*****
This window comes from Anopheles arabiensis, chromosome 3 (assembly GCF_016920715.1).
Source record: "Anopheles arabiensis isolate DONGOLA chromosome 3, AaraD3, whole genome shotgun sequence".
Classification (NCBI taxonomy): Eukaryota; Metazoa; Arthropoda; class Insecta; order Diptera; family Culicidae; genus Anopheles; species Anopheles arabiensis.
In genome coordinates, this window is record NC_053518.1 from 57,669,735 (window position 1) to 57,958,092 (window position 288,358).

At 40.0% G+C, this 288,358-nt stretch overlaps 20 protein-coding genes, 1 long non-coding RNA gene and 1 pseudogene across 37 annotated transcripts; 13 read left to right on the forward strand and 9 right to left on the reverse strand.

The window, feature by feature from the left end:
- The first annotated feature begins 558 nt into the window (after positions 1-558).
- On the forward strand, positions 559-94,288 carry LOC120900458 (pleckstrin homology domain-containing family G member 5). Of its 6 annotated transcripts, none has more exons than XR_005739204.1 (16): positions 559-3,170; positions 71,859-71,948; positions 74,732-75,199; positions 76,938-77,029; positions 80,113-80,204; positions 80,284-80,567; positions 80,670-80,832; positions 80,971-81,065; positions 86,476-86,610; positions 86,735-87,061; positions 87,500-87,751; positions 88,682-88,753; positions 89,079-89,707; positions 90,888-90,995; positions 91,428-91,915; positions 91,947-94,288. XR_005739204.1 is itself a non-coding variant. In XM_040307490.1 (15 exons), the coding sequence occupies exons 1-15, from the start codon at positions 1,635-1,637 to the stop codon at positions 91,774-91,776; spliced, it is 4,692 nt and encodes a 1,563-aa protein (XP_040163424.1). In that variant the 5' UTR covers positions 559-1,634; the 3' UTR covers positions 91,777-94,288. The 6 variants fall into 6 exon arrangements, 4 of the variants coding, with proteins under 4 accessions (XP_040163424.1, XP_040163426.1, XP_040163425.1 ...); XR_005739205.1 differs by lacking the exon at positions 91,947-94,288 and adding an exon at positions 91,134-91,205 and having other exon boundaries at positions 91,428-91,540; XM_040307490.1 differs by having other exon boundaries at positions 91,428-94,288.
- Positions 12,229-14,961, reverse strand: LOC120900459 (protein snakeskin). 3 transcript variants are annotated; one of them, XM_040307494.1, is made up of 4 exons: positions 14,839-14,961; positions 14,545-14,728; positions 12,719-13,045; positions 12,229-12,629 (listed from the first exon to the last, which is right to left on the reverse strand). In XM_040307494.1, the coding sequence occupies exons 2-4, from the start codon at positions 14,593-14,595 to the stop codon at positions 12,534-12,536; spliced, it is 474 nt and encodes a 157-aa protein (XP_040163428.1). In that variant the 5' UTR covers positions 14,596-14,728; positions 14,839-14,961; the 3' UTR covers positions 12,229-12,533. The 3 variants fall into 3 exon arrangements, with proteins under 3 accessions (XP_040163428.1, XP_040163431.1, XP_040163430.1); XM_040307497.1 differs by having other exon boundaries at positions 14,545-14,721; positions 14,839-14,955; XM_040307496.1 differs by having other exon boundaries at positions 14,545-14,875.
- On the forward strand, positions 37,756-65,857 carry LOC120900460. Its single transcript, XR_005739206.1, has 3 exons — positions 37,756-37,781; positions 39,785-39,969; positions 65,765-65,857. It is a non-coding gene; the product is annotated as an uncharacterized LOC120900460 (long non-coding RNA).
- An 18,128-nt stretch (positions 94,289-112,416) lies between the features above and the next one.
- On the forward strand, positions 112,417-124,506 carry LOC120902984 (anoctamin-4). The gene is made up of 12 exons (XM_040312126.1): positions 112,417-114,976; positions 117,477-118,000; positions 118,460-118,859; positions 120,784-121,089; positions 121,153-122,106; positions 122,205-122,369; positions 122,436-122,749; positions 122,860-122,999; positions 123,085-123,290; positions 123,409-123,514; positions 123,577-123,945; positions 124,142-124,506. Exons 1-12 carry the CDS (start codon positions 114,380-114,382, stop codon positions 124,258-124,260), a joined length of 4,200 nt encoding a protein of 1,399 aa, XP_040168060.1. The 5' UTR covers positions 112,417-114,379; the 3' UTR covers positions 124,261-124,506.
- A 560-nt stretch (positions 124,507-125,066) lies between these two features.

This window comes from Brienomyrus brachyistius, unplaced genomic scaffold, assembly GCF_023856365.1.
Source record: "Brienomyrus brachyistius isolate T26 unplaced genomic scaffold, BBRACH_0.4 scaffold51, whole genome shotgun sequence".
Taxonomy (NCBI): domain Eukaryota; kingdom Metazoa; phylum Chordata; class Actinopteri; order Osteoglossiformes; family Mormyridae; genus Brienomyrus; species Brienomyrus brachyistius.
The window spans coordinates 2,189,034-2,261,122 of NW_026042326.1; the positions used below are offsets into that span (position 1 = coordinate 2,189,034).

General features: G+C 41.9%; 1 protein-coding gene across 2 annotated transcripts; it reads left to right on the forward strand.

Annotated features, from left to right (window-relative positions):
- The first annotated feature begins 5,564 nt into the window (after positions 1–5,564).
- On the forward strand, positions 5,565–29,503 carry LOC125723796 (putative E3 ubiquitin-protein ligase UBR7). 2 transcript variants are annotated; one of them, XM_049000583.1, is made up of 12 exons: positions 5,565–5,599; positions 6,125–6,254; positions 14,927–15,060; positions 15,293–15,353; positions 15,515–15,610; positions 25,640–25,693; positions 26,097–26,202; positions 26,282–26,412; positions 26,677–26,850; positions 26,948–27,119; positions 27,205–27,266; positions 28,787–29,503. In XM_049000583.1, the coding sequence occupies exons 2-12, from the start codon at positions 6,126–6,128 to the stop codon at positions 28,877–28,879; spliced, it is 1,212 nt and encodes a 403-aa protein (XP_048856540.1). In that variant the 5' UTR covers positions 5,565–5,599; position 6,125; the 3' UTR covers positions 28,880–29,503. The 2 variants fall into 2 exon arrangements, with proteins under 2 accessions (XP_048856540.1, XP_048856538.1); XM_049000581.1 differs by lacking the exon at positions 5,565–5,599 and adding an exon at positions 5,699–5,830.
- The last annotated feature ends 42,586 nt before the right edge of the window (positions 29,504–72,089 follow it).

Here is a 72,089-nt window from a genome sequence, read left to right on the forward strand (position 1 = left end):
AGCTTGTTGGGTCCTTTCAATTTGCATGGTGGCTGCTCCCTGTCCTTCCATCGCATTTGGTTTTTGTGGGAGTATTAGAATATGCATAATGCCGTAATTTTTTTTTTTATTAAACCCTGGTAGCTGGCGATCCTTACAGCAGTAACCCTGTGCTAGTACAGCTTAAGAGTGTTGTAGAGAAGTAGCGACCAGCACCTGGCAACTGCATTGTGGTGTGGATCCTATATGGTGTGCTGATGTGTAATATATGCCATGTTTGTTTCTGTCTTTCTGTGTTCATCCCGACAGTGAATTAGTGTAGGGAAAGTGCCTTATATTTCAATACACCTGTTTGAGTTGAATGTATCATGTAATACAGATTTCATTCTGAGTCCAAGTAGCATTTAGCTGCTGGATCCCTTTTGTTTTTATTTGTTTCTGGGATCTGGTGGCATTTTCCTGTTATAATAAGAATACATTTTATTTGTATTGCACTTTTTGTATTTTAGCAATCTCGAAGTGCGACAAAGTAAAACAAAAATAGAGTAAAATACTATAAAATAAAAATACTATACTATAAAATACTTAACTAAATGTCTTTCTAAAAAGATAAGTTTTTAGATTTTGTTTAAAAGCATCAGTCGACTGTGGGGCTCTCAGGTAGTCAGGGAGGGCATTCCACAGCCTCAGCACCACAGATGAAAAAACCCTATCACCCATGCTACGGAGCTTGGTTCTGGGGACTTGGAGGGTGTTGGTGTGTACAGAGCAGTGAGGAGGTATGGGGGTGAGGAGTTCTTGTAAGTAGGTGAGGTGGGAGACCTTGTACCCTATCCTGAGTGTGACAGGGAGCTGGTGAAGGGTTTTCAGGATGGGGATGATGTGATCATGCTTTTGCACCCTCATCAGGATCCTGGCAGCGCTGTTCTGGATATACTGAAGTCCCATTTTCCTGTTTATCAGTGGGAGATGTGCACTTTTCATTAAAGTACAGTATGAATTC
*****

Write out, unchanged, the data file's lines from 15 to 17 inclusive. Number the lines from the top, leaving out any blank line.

Source record: "Brienomyrus brachyistius isolate T26 unplaced genomic scaffold, BBRACH_0.4 scaffold51, whole genome shotgun sequence".
Taxonomy (NCBI): domain Eukaryota; kingdom Metazoa; phylum Chordata; class Actinopteri; order Osteoglossiformes; family Mormyridae; genus Brienomyrus; species Brienomyrus brachyistius.
The window spans coordinates 2,189,034-2,261,122 of NW_026042326.1; the positions used below are offsets into that span (position 1 = coordinate 2,189,034).